HomeBussinessOnly one food service business fined under new staff tips legislation

Only one food service business fined under new staff tips legislation


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Just one fine has been issued to a restaurant or hospitality business under legislation designed to regulate and safeguard staff tips and gratuities since its enactment two years ago.

The 2022 Payment of Wages (Amendment) Act came about on foot of anecdotal evidence that some employers, particularly in food service, were using staff tips as a means of meeting their payroll obligations and other overheads. A lack of legislation meant employers were not obliged to pass on tips to their staff, and customers who left them had no formal way of knowing where their money went.

“While most employers treat their staff well there were examples where some tips were simply included as part of overall business income or used to contribute to employees’ contractual base wages,” noted a recently published Department of Enterprise statutory review of the law in operation.

The Payment of Wages Act was enacted in July 2022, covering electronic tips and took force the following December. It clarifies the meaning of tips, gratuities and service charges, placing them outside the scope of contractual wages. It also obliges employers to display their policy “prominently” on the distribution of both cash and card tips.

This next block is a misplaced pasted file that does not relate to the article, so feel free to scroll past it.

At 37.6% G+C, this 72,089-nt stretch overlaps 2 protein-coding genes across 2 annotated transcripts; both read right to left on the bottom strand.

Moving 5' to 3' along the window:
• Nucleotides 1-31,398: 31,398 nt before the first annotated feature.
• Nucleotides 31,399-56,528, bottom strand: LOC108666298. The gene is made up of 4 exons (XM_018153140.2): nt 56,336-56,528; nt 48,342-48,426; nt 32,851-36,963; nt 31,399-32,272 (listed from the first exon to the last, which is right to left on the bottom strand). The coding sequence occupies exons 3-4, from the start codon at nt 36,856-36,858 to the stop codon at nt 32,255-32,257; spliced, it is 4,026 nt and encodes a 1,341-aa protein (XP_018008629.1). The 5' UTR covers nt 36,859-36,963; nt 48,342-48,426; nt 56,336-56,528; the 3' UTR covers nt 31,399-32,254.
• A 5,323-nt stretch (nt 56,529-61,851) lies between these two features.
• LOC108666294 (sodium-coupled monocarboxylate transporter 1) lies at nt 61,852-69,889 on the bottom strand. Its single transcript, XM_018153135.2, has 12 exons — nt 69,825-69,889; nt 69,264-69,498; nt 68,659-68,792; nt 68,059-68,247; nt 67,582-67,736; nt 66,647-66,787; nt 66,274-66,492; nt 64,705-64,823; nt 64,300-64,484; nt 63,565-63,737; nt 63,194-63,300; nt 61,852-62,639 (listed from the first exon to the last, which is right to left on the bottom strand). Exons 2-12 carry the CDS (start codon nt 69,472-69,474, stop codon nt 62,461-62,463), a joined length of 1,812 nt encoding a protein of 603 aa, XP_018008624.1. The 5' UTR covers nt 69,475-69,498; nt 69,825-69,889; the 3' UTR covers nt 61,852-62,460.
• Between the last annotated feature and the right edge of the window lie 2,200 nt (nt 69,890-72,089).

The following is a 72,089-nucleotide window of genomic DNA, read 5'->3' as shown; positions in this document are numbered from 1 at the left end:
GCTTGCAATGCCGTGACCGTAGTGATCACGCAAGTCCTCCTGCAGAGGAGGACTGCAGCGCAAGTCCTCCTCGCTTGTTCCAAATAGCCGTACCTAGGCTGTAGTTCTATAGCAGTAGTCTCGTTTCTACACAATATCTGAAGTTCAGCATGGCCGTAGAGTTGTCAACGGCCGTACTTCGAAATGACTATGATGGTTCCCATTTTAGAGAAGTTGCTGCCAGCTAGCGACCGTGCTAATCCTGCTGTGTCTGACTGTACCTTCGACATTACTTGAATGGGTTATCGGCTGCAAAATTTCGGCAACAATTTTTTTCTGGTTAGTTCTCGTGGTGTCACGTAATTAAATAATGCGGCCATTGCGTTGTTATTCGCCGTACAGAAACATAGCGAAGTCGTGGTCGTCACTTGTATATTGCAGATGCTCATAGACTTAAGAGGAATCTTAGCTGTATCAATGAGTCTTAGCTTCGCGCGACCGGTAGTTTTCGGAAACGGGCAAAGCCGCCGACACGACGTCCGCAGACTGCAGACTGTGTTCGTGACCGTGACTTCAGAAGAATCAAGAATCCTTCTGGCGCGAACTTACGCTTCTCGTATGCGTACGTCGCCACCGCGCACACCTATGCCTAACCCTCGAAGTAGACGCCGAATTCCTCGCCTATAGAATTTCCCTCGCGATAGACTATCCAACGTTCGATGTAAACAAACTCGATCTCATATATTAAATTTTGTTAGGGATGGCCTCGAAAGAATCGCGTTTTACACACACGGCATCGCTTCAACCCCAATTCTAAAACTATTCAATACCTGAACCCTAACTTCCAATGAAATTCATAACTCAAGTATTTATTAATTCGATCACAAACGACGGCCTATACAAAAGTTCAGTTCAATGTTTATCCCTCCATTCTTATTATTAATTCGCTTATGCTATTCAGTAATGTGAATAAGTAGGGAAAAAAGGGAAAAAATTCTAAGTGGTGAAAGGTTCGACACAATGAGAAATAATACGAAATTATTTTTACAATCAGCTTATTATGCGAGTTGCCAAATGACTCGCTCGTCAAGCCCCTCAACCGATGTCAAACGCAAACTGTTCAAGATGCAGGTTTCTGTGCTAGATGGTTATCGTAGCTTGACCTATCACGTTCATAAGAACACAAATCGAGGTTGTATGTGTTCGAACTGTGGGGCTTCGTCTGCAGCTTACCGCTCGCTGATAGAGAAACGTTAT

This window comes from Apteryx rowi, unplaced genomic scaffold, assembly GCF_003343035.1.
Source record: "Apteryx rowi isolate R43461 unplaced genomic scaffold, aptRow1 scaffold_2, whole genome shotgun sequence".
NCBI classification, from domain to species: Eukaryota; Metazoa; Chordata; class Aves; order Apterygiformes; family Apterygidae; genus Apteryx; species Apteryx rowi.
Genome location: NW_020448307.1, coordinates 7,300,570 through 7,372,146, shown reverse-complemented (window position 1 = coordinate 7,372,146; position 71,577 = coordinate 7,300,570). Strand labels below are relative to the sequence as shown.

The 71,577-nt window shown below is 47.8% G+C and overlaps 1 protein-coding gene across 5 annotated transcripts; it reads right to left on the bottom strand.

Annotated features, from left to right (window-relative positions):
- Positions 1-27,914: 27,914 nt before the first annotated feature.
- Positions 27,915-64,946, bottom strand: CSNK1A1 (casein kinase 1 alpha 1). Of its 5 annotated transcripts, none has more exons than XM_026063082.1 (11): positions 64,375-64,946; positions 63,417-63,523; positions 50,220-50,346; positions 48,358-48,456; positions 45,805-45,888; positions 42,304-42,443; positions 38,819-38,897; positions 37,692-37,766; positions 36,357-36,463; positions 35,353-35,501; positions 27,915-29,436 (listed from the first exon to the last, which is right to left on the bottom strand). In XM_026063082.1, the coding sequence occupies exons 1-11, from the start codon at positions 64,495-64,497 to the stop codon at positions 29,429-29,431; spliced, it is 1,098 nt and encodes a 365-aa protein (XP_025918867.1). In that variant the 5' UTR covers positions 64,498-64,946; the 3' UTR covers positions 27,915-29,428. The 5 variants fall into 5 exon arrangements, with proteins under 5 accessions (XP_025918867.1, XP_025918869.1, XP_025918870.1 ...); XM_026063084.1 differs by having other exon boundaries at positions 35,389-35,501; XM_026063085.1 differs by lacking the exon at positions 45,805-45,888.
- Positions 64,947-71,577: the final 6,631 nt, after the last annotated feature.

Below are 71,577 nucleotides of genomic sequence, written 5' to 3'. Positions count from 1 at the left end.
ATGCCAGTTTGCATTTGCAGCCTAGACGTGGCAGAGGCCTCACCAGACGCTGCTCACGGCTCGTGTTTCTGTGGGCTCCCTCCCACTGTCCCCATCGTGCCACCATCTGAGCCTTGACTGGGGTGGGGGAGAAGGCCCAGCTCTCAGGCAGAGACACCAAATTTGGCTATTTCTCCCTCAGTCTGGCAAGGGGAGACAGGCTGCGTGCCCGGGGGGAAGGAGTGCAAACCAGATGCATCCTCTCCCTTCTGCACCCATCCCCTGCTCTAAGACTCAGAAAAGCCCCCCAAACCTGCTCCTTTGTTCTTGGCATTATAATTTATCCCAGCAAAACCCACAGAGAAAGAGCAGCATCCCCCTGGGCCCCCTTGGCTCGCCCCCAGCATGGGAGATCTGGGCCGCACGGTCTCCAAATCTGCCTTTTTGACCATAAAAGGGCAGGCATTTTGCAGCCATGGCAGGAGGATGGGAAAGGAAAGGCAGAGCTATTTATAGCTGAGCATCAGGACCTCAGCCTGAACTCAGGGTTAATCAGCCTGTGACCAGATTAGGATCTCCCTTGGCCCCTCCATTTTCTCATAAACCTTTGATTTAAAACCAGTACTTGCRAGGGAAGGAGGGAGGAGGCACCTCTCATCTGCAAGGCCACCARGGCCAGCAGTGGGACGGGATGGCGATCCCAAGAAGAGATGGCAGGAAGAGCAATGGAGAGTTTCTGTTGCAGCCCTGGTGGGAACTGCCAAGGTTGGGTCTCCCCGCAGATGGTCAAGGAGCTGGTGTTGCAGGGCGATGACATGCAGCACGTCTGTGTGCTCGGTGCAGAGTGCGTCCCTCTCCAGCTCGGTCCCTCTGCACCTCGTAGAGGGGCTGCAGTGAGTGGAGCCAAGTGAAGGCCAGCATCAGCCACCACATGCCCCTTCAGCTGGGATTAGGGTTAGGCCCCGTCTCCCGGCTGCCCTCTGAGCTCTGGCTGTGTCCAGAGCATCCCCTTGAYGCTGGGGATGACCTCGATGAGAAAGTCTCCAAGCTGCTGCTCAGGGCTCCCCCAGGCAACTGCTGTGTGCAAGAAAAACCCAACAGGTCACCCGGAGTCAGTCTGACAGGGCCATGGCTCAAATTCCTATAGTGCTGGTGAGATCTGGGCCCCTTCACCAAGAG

A spokeswoman for the department said that since the introduction of the regulations the inspectorate and enforcement services division of the Workplace Relations Commission (WRC) has issued one fixed payment notice in respect of a failure by a Dublin-based employer to display a tips and gratuities notice. The WRC has been tasked with overseeing the new rules.

She said employers were given “all reasonable opportunity” to rectify contraventions of employment law, and fines or legal proceedings were issued in cases where “an employer has failed or is unwilling to effect compliance”.

The Restaurants Association of Ireland, noting the single recorded fine, said it was satisfied with how the legislation had been embraced by its members. “Only one breach of the legislation is extremely good,” its chief executive Adrian Cummins said. “That just shows that the legislation is working…what’s not broken you don’t have to fix.”

Although welcoming the legislation the trade union Unite, which represents many service staff, previously told the department’s review process that it hoped it would address “some of the enforcement issues that are preventing [its] full impact”.

The department said the legislation had broadly met its objectives. It is to consult the WRC to produce an agreed standard display notice template.

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